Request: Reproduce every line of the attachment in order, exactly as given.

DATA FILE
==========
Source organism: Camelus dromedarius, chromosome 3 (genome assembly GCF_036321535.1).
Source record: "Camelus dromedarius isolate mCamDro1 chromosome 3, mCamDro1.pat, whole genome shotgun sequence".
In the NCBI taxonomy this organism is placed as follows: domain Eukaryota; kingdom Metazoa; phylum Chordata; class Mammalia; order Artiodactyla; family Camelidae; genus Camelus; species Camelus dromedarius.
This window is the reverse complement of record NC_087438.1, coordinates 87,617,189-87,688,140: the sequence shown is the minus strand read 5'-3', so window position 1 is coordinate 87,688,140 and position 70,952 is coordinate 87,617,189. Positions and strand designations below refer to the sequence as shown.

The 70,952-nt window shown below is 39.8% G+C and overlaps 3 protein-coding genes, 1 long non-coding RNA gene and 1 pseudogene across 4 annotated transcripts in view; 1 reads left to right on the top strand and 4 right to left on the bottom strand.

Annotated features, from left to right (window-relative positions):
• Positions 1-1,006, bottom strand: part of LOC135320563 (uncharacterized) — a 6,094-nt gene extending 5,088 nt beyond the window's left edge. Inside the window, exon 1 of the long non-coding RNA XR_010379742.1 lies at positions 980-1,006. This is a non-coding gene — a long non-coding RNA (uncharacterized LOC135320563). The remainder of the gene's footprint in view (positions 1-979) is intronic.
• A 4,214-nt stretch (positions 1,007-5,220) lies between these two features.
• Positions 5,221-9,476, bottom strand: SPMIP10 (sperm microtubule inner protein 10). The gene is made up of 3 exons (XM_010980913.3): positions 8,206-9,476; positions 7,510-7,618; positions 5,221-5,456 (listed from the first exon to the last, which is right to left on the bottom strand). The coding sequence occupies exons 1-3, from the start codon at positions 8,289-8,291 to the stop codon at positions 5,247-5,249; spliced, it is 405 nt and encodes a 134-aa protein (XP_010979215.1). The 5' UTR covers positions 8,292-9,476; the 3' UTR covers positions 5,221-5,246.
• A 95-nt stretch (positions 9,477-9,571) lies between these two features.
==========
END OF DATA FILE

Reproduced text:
Source organism: Camelus dromedarius, chromosome 3 (genome assembly GCF_036321535.1).
Source record: "Camelus dromedarius isolate mCamDro1 chromosome 3, mCamDro1.pat, whole genome shotgun sequence".
In the NCBI taxonomy this organism is placed as follows: domain Eukaryota; kingdom Metazoa; phylum Chordata; class Mammalia; order Artiodactyla; family Camelidae; genus Camelus; species Camelus dromedarius.
This window is the reverse complement of record NC_087438.1, coordinates 87,617,189-87,688,140: the sequence shown is the minus strand read 5'-3', so window position 1 is coordinate 87,688,140 and position 70,952 is coordinate 87,617,189. Positions and strand designations below refer to the sequence as shown.

The 70,952-nt window shown below is 39.8% G+C and overlaps 3 protein-coding genes, 1 long non-coding RNA gene and 1 pseudogene across 4 annotated transcripts in view; 1 reads left to right on the top strand and 4 right to left on the bottom strand.

Annotated features, from left to right (window-relative positions):
• Positions 1-1,006, bottom strand: part of LOC135320563 (uncharacterized) — a 6,094-nt gene extending 5,088 nt beyond the window's left edge. Inside the window, exon 1 of the long non-coding RNA XR_010379742.1 lies at positions 980-1,006. This is a non-coding gene — a long non-coding RNA (uncharacterized LOC135320563). The remainder of the gene's footprint in view (positions 1-979) is intronic.
• A 4,214-nt stretch (positions 1,007-5,220) lies between these two features.
• Positions 5,221-9,476, bottom strand: SPMIP10 (sperm microtubule inner protein 10). The gene is made up of 3 exons (XM_010980913.3): positions 8,206-9,476; positions 7,510-7,618; positions 5,221-5,456 (listed from the first exon to the last, which is right to left on the bottom strand). The coding sequence occupies exons 1-3, from the start codon at positions 8,289-8,291 to the stop codon at positions 5,247-5,249; spliced, it is 405 nt and encodes a 134-aa protein (XP_010979215.1). The 5' UTR covers positions 8,292-9,476; the 3' UTR covers positions 5,221-5,246.
• A 95-nt stretch (positions 9,477-9,571) lies between these two features.